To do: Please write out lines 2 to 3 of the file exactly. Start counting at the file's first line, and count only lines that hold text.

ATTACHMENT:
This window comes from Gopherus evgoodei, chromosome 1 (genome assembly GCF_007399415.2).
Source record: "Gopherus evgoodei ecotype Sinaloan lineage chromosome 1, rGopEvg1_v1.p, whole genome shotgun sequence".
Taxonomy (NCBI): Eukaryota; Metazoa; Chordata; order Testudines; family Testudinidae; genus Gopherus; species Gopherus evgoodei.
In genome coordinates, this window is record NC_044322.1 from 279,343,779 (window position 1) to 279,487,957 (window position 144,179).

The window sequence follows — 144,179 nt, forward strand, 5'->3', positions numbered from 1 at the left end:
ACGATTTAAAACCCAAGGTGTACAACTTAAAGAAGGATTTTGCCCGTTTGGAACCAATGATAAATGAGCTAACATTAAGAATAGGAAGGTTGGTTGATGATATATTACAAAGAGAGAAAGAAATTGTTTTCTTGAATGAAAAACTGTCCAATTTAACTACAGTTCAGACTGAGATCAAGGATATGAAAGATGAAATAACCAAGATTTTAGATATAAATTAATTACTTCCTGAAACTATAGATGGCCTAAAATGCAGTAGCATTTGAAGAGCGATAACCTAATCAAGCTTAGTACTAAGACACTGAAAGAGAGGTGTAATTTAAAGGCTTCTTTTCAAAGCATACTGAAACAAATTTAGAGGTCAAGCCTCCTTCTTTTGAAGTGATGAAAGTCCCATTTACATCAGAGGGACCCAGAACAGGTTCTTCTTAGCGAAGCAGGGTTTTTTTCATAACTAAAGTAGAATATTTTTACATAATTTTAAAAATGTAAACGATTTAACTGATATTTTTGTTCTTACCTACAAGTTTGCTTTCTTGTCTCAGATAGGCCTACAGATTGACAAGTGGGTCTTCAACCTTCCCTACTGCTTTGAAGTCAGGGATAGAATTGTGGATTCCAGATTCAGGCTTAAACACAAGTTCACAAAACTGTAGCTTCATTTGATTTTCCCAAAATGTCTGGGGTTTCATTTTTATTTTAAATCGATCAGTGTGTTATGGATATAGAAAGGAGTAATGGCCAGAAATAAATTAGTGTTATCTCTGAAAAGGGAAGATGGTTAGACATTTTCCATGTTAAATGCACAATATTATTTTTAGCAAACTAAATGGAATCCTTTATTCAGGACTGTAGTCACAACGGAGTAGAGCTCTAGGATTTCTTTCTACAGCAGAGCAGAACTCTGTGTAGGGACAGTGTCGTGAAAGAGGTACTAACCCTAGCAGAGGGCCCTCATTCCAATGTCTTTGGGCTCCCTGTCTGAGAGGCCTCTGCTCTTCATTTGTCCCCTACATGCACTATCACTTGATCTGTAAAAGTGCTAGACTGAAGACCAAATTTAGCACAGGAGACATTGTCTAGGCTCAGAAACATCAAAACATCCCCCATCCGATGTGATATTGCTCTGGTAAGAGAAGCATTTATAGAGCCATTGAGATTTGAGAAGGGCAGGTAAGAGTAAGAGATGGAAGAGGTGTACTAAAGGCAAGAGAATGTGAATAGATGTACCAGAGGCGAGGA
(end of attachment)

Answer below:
Source record: "Gopherus evgoodei ecotype Sinaloan lineage chromosome 1, rGopEvg1_v1.p, whole genome shotgun sequence".
Taxonomy (NCBI): Eukaryota; Metazoa; Chordata; order Testudines; family Testudinidae; genus Gopherus; species Gopherus evgoodei.